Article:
This dorkus-malorkus computer key bag is so up my alley.
Made by Joao Sabino, an industrial designer in Portugal, “The Keybag” is made from exactly 393 keys from computer keyboards.
Lined with black nylon and available in four colours (see photo below), The Keybag is the perfect accessory with which to ring in the new year.
It also reminds me of Super Mario Bros. with all its blockiness.
Since I have a typing impediment — I type with left hand on 1/3 of the keyboard and right hand on 2/3, and I never use the pinkies: for decoration ONLY — this bag would be the perfect training apparatus.
And just think of the jokes I could throw down!“Oh, sorry, you’re just not my… type.”
“Learning is… key!”
“I’m really… board of your instant messages.”
So, mom, dad, stepdad, if you’re reading this, The Keybag will set you back €130.00, or $253.00 CAD including shipping. Don’t worry that it won’t arrive in time for Christmas. I can wait.
Buy it here. And check out Joao Sabino’s blog here.
(And this is how it would look before my stuff got put inside…)
I first caught wind of The Keybag through a mention on Kingdom of Style (my fave fashion blog), and I’ve since been reading up on it.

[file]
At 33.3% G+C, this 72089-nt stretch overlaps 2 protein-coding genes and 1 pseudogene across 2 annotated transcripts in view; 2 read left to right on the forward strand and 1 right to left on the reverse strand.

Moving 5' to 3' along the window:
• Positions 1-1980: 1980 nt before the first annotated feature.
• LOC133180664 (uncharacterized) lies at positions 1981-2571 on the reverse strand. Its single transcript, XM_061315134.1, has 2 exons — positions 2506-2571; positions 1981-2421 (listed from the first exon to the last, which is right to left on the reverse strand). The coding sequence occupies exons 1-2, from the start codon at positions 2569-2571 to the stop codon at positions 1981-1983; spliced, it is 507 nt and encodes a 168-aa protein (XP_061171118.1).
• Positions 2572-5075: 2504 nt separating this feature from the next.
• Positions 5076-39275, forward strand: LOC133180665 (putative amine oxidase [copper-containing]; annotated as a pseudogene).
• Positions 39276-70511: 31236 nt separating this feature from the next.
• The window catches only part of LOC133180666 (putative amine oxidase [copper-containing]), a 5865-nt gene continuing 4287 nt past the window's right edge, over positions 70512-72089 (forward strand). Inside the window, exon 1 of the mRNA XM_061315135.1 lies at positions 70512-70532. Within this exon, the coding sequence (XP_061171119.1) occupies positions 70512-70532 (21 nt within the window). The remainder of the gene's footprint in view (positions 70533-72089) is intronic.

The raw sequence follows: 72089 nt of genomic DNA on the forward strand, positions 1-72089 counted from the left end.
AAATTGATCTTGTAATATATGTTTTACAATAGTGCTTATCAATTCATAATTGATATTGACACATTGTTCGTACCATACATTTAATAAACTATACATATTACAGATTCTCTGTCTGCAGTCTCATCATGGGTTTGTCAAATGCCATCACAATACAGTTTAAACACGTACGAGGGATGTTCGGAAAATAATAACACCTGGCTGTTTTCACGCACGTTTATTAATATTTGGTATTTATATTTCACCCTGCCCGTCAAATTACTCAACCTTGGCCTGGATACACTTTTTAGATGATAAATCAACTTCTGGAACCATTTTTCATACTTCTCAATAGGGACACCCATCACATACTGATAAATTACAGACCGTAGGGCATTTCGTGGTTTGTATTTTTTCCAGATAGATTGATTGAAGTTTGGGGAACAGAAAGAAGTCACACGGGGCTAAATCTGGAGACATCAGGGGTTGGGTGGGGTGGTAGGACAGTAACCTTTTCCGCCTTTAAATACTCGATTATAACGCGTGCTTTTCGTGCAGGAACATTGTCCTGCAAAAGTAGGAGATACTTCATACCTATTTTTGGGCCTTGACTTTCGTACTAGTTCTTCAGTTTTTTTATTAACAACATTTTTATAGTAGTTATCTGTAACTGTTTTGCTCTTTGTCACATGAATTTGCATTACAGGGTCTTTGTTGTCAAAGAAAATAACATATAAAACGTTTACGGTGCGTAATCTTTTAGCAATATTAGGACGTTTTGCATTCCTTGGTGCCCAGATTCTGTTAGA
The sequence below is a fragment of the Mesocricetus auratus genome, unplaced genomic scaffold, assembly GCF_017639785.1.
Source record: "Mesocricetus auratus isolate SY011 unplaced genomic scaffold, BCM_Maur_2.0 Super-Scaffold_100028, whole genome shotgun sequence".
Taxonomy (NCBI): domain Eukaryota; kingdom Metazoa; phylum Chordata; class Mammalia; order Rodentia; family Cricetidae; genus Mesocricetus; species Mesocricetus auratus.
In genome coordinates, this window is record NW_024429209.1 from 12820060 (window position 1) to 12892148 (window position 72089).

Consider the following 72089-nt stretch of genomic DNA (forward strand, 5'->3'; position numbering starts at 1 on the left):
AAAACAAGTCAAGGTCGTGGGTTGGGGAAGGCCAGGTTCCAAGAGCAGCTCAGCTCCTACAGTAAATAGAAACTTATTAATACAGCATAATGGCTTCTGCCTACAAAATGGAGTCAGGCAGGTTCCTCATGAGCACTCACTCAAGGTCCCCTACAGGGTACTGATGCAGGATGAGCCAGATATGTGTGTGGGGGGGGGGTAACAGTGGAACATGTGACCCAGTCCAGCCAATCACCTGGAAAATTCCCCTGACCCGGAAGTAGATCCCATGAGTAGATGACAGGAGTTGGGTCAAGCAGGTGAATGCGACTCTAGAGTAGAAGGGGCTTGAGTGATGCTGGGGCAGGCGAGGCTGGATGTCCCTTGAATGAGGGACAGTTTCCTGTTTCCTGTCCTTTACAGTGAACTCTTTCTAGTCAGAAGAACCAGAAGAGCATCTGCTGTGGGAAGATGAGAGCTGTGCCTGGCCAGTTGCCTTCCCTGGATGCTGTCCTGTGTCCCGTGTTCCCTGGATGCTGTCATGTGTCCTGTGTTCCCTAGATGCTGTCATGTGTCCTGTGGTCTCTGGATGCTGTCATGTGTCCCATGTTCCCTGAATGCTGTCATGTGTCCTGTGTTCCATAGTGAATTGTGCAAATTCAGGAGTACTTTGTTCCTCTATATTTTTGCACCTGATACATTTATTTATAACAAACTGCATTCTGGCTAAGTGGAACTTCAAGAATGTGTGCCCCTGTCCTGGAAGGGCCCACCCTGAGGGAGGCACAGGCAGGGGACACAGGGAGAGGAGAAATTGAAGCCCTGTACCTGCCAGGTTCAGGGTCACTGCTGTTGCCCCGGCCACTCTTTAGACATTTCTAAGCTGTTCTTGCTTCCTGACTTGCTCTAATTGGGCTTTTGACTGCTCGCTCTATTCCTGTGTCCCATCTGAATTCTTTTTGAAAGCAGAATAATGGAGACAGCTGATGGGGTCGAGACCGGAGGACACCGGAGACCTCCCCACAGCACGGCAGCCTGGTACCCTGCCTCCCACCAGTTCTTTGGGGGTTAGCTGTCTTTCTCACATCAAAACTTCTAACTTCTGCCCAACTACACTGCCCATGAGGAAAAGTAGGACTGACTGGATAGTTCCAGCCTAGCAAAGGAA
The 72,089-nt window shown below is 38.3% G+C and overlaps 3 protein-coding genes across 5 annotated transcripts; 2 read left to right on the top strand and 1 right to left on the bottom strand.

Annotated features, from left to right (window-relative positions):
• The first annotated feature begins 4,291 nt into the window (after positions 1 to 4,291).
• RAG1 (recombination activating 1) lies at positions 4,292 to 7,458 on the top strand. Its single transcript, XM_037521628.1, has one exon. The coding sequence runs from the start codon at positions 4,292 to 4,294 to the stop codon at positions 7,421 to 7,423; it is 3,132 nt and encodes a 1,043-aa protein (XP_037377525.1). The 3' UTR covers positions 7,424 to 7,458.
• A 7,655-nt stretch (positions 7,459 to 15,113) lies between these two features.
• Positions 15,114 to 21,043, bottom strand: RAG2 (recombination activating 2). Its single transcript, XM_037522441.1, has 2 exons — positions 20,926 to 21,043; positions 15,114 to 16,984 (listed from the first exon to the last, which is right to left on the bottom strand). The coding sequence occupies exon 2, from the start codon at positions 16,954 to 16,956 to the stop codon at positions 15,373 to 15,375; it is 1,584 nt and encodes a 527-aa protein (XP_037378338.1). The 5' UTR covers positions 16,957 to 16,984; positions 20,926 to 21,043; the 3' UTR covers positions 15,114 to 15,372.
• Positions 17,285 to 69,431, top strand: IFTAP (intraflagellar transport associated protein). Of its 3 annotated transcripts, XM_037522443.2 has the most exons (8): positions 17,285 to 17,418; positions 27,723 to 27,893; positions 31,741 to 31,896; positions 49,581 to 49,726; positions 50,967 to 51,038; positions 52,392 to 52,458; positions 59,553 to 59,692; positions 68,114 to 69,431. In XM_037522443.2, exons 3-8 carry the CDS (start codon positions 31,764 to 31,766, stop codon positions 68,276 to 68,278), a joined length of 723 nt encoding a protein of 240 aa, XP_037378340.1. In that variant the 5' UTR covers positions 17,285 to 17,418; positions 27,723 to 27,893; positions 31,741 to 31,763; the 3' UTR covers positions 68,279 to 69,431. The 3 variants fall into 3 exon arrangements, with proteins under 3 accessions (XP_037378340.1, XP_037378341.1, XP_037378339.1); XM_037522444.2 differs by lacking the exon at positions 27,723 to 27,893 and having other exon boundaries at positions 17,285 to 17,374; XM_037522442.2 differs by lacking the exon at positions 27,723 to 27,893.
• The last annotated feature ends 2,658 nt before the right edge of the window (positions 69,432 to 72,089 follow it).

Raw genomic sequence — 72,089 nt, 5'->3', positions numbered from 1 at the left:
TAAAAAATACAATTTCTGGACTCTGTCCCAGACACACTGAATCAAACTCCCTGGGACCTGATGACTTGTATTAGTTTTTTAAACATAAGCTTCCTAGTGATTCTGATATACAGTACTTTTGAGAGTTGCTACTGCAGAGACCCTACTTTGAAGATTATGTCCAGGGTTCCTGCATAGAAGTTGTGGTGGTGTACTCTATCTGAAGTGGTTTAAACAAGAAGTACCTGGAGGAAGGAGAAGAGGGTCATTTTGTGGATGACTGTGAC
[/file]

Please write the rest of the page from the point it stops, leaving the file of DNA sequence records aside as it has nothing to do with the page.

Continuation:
Unfortunately, I haven’t found any evidence to suggest it’s made from recycled keyboards, which would make it ever the more awesome.
The Keybag reminds me of the 2006 documentary Manufactured Landscapes about Edward Burtynsky, an incredible Canadian photographer who travels the world shooting breathtaking landscapes changed from manufacturing and industry.
Directed by Jennifer Baichwal, part of the film follows people in China that live among piles and piles of “e-waste” (or computer waste). They pick through bits and chunks of broken computer parts, chemicals and wires searching for valuable pieces they can sell to avoid starving.
Apparently 50 per-cent of the world’s computer waste ends up in China. It would be incredibly remarkable for The Keybag to be made of keys from China’s e-wastelands.
Manufactured Landscapes is tragic and berating and stunningly filmed. If you’ve never seen it, you really should. It’s pretty unforgettable. At the very least, watch Edward Burtynsky’s TED talk on the subject.
In the meantime, anyone seen my… keys?
Photos courtesy of kingdomofstyle.typepad.co.uk, designboom.com and workshop.iyms.info.